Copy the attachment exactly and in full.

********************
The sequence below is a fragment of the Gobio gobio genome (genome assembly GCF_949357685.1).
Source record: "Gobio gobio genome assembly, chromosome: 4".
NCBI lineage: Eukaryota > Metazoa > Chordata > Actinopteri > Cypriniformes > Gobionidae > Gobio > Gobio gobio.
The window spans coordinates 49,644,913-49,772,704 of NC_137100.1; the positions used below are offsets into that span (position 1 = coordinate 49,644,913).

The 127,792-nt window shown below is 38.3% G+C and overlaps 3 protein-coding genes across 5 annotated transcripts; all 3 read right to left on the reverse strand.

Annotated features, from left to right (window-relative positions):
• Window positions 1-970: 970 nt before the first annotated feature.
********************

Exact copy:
The sequence below is a fragment of the Gobio gobio genome (genome assembly GCF_949357685.1).
Source record: "Gobio gobio genome assembly, chromosome: 4".
NCBI lineage: Eukaryota > Metazoa > Chordata > Actinopteri > Cypriniformes > Gobionidae > Gobio > Gobio gobio.
The window spans coordinates 49,644,913-49,772,704 of NC_137100.1; the positions used below are offsets into that span (position 1 = coordinate 49,644,913).

The 127,792-nt window shown below is 38.3% G+C and overlaps 3 protein-coding genes across 5 annotated transcripts; all 3 read right to left on the reverse strand.

Annotated features, from left to right (window-relative positions):
• Window positions 1-970: 970 nt before the first annotated feature.